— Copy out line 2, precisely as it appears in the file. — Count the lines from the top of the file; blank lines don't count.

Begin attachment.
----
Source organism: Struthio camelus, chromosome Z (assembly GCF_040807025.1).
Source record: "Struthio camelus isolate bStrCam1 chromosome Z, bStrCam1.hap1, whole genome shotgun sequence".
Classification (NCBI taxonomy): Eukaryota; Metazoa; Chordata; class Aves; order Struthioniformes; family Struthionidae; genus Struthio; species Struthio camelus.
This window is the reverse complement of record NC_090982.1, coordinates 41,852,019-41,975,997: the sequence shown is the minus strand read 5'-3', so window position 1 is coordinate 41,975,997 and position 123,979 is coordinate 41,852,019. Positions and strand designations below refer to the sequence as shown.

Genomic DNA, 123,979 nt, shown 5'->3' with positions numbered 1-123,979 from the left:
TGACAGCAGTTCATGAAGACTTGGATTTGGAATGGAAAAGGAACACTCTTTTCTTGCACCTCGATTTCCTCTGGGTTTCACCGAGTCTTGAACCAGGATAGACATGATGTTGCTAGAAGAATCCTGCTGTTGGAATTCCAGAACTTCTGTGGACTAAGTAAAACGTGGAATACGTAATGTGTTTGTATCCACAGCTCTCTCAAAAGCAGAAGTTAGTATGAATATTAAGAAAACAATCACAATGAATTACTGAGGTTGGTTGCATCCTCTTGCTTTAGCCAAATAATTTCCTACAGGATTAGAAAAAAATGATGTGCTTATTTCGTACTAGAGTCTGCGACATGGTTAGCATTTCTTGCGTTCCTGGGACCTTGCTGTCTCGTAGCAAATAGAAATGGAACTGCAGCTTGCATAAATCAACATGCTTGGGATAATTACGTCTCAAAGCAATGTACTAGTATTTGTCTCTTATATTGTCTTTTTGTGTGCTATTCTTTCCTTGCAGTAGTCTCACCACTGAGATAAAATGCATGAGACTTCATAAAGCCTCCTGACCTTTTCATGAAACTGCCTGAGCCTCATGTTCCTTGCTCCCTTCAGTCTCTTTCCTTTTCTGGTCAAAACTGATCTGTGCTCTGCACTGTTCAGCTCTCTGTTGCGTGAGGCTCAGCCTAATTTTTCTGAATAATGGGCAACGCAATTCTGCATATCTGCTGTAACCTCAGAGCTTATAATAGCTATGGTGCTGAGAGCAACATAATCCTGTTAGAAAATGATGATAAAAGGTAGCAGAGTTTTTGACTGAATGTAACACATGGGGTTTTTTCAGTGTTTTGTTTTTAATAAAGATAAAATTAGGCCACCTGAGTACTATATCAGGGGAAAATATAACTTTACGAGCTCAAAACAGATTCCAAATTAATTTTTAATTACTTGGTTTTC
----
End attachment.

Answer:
Source record: "Struthio camelus isolate bStrCam1 chromosome Z, bStrCam1.hap1, whole genome shotgun sequence".